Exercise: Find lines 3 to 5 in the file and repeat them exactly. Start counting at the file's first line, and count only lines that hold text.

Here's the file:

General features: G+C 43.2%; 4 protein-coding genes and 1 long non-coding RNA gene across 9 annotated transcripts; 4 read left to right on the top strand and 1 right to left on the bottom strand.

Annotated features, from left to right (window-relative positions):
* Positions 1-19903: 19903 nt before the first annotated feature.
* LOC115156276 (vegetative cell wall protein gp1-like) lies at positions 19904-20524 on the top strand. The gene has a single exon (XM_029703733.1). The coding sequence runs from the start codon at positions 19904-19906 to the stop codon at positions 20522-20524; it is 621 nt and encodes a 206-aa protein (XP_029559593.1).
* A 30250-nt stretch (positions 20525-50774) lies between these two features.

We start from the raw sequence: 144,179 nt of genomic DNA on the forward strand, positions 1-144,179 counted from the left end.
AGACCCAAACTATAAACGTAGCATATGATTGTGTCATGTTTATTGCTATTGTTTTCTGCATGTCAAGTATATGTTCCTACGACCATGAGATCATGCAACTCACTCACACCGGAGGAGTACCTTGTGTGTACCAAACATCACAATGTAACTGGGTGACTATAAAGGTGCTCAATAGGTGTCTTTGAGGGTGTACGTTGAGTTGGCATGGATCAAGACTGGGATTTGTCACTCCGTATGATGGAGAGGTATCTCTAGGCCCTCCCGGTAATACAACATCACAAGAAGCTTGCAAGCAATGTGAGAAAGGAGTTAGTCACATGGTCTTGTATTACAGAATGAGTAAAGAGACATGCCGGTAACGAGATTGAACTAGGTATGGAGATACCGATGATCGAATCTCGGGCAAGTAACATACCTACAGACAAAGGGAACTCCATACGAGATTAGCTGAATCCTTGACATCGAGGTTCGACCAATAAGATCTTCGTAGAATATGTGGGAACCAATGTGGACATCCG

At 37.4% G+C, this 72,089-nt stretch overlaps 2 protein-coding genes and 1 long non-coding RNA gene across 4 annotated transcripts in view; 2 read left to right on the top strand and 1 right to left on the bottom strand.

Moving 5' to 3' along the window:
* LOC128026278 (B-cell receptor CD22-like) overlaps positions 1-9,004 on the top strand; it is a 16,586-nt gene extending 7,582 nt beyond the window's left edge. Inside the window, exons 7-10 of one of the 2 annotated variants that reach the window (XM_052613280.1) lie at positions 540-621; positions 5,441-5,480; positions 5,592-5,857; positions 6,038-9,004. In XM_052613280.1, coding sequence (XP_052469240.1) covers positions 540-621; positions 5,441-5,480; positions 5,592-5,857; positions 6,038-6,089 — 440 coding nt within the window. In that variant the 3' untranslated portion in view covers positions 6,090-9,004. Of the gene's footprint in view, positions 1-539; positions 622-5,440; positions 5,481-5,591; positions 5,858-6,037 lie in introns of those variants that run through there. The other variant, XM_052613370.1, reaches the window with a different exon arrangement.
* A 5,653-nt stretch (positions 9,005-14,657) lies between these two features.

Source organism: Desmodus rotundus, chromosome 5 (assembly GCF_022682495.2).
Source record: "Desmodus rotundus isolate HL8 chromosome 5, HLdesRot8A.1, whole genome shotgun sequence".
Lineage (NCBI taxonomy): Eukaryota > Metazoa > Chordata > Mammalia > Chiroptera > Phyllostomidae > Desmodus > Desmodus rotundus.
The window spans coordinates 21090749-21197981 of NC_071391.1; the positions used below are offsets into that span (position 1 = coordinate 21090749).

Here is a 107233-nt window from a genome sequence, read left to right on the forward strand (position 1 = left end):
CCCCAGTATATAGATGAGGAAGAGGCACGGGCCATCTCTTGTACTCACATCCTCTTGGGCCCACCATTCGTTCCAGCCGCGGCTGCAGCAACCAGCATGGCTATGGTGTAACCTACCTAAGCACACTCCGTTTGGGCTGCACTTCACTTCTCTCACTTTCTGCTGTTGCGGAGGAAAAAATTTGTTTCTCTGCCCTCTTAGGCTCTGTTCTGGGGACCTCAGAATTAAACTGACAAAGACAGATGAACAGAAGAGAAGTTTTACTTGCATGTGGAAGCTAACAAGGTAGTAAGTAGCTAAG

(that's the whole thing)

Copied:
* Positions 1-19903: 19903 nt before the first annotated feature.
* LOC115156276 (vegetative cell wall protein gp1-like) lies at positions 19904-20524 on the top strand. The gene has a single exon (XM_029703733.1). The coding sequence runs from the start codon at positions 19904-19906 to the stop codon at positions 20522-20524; it is 621 nt and encodes a 206-aa protein (XP_029559593.1).
* A 30250-nt stretch (positions 20525-50774) lies between these two features.